The fairly dismissive Verdict of my colleague, devolution expert Alan Trench, on the rainbow coalition of FMs’ call to scale down the cuts. But note the flier in the FT that the phasing may be changed in a direction they favour.
Adds Friday. Warm words from deputy PM Nick Clegg about the likely impact of the cuts on a familiarisation visit. Extracts:
The First Minister and Deputy First Minister raised with me in very clear terms their concerns about the possible impact of the deficit reduction plan we are setting out on capital expenditure in Northern Ireland,” he said outside Stormont Castle on Thursday.
“I have said that I will go away with colleagues in the coalition Government to look at this. We understand their concerns, we’ll look at them but obviously I can’t provided detailed assurances now because everything is still being decided upon before October 20,” he said.
“It would be wholly wrong not to recognise the very special circumstances in which NI finds itself and to be particularly aware that a society ravaged by conflict needs to have a sense of hope in its own economic future to entrench peace.”
Not sure how Eamonn’s tweet flagged by Alien in comment below relates.
Alan Trench extracts:
The devolved governments now clearly see no advantage in holding their fire.
The real question is how the UK Government will respond – if indeed it does. I’ve already noted the limited and declining capacity of UK Government to engage with devolution issues in a coherent or strategic way. Most of Whitehall will, in any case, be too busy to deal with this. The likelihood is that it will simply be overlooked, or perhaps receive the sort of acknowledgement that indicates it’s not actually going to have an effect. Joint declarations are all very well, from a devolved point of view, but will require some sort of sustained campaign to have a tangible impact. Perhaps this should be viewed more as the first step in the 2011 election campaigns that as a démarche in intergovernmental relations.
Perhaps a more interesting question about the Spending Review is this. Why aren’t any of the territorial Secretaries of State on the Public Expenditure Committee that is resolving disagreements between Treasury and spending departments? Membership is one of the rewards for departmental Secretaries of State who have agreed their spending allocation with the Treasury already. Block grants are notionally paid through the Secretaries of State to the devolved administrations, so they do have a stake in this arguments – and one which implies it’s their job to present devolved concerns more than the devolved governments themselves. It’s hard to see how this doesn’t apply to the Scottish, Welsh and Northern Ireland Secretaries, who don’t have any direct stake in the review at this point as the block grants are determined as consequences of spending agreed for other departments. The bitter truth appears to be that none of them actually matter enough to be on such an important committee. Those who think that Scotland, Wales or Northern Ireland continue to benefit substantially from retaining ‘their’ Secretary of State might wish to note this powerful indication of their lack of influence within Whitehall.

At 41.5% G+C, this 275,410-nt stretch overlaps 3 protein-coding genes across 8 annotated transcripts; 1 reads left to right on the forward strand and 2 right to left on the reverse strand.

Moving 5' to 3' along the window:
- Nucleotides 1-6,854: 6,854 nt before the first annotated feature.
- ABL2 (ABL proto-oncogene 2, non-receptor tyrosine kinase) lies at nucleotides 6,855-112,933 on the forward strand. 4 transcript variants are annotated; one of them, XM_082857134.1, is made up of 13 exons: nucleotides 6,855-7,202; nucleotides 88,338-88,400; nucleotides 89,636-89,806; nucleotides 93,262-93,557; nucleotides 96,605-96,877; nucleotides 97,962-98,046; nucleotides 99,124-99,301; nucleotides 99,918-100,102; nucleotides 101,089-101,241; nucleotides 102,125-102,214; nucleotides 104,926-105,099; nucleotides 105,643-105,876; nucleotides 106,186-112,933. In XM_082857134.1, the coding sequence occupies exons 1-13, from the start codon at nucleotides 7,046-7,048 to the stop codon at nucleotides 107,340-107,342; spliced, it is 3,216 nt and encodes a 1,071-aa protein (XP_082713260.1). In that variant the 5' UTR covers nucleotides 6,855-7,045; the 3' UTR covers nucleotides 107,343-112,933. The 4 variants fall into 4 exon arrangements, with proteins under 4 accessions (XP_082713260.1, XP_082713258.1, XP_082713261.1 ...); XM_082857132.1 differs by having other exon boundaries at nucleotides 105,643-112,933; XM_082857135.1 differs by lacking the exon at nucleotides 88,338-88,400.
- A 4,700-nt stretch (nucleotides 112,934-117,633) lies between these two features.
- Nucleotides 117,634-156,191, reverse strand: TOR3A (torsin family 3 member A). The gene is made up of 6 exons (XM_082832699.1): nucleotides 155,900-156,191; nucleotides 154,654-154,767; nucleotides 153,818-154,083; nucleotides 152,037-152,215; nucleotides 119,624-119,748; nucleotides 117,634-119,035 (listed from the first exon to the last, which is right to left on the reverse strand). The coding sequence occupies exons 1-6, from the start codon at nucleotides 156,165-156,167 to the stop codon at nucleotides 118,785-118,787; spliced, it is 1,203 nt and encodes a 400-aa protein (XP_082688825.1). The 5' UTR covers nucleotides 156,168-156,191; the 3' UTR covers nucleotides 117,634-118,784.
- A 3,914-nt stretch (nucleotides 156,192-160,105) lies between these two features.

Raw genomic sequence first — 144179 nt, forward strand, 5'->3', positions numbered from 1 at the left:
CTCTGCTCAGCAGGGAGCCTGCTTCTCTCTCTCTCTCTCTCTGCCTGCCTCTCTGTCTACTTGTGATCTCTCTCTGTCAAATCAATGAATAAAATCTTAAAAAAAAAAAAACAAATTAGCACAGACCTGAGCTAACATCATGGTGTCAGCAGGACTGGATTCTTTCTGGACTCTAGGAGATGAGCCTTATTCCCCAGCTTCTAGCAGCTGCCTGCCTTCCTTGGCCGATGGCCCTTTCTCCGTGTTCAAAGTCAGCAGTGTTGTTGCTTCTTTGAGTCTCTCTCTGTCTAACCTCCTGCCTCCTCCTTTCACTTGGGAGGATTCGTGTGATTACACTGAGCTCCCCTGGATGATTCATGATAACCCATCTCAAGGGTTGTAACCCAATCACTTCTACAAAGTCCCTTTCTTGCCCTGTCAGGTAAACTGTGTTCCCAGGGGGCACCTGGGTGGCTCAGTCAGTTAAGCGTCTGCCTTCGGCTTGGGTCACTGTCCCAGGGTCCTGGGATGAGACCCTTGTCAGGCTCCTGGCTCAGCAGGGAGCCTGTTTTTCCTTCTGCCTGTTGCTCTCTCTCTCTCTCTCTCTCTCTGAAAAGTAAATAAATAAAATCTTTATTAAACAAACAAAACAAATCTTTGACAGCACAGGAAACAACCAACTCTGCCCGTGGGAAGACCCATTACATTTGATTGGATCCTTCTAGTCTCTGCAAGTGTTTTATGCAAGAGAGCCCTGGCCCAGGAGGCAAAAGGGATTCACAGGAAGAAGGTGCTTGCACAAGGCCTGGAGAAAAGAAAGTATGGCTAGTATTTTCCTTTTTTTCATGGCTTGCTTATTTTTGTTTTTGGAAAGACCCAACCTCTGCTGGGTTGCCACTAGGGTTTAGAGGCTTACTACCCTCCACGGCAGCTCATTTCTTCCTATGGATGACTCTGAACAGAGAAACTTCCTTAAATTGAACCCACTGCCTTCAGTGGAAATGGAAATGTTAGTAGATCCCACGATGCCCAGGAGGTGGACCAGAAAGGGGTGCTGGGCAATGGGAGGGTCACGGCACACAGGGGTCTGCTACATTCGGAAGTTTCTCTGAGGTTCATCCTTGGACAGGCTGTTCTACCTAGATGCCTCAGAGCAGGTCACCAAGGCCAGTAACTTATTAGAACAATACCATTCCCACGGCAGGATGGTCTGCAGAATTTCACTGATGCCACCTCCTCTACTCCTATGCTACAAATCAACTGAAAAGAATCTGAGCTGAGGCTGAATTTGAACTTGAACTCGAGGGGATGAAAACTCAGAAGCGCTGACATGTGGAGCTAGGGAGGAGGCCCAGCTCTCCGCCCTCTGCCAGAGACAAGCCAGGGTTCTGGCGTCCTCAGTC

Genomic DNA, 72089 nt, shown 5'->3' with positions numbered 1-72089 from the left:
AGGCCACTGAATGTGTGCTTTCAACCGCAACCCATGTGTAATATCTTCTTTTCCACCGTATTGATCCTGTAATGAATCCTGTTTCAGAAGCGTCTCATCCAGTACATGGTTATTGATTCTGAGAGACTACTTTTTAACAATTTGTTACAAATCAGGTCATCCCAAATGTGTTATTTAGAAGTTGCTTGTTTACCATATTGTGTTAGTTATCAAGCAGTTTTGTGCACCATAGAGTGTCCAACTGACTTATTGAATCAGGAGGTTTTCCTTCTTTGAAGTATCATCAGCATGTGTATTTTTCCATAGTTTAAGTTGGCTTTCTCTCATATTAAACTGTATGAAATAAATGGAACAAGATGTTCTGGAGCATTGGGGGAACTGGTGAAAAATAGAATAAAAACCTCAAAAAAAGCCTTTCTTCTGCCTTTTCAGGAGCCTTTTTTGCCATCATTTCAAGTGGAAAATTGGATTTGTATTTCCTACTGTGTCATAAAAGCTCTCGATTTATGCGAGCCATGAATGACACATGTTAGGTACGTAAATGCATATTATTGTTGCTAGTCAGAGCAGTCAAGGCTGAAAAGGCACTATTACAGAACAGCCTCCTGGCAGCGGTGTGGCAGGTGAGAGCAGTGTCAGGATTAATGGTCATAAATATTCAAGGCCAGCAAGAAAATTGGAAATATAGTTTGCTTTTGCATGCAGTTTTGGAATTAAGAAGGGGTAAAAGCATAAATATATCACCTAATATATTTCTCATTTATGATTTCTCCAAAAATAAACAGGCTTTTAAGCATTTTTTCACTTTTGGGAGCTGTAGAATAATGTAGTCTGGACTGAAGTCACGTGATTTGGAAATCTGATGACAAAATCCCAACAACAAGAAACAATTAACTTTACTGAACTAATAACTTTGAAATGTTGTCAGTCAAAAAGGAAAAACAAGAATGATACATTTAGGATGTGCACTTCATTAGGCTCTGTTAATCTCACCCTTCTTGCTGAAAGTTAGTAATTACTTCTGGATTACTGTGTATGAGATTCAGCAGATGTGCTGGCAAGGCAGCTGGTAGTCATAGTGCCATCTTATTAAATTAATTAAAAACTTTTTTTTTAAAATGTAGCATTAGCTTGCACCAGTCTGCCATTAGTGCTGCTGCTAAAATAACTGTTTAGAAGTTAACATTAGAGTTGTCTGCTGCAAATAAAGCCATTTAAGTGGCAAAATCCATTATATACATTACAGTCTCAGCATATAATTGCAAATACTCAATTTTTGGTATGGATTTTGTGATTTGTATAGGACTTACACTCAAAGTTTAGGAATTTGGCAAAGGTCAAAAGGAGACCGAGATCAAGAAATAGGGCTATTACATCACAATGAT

That’s telling it about Owen Paterson’s clout with the Treasury! Perhaps he’ll speak up and prove us wrong?
Former BBC journalist and manager in Belfast, Manchester and London, Editor Spolight; Political Editor BBC NI; Current Affairs Commissioning editor BBC Radio 4; Editor Political and Parliamentary Programmes, BBC Westminster; former London Editor Belfast Telegraph. Hon Senior Research Fellow, The Constitution Unit, Univ Coll. London